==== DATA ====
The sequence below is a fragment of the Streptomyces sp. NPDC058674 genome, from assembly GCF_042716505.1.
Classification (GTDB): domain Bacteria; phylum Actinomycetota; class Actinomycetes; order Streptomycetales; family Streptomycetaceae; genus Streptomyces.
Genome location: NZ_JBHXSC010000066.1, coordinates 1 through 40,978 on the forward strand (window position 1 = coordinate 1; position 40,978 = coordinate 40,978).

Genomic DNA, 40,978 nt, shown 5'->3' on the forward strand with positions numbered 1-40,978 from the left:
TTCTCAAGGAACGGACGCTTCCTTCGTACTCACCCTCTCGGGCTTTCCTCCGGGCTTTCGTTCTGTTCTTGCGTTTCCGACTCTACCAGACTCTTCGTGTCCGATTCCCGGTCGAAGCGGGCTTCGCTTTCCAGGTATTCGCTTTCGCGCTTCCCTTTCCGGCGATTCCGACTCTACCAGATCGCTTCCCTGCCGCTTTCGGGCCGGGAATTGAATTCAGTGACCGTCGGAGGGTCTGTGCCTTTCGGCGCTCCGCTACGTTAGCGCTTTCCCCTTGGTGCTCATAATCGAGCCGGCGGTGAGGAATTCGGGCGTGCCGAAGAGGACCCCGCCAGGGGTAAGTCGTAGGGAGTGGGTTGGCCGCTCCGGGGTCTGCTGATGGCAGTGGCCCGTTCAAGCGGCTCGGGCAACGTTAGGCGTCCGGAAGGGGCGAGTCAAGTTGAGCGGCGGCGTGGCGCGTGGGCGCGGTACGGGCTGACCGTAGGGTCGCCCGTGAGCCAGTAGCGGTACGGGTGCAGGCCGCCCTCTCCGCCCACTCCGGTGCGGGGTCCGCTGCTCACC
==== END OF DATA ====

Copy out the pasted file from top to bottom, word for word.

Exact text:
The sequence below is a fragment of the Streptomyces sp. NPDC058674 genome, from assembly GCF_042716505.1.
Classification (GTDB): domain Bacteria; phylum Actinomycetota; class Actinomycetes; order Streptomycetales; family Streptomycetaceae; genus Streptomyces.
Genome location: NZ_JBHXSC010000066.1, coordinates 1 through 40,978 on the forward strand (window position 1 = coordinate 1; position 40,978 = coordinate 40,978).

Genomic DNA, 40,978 nt, shown 5'->3' on the forward strand with positions numbered 1-40,978 from the left:
TTCTCAAGGAACGGACGCTTCCTTCGTACTCACCCTCTCGGGCTTTCCTCCGGGCTTTCGTTCTGTTCTTGCGTTTCCGACTCTACCAGACTCTTCGTGTCCGATTCCCGGTCGAAGCGGGCTTCGCTTTCCAGGTATTCGCTTTCGCGCTTCCCTTTCCGGCGATTCCGACTCTACCAGATCGCTTCCCTGCCGCTTTCGGGCCGGGAATTGAATTCAGTGACCGTCGGAGGGTCTGTGCCTTTCGGCGCTCCGCTACGTTAGCGCTTTCCCCTTGGTGCTCATAATCGAGCCGGCGGTGAGGAATTCGGGCGTGCCGAAGAGGACCCCGCCAGGGGTAAGTCGTAGGGAGTGGGTTGGCCGCTCCGGGGTCTGCTGATGGCAGTGGCCCGTTCAAGCGGCTCGGGCAACGTTAGGCGTCCGGAAGGGGCGAGTCAAGTTGAGCGGCGGCGTGGCGCGTGGGCGCGGTACGGGCTGACCGTAGGGTCGCCCGTGAGCCAGTAGCGGTACGGGTGCAGGCCGCCCTCTCCGCCCACTCCGGTGCGGGGTCCGCTGCTCACC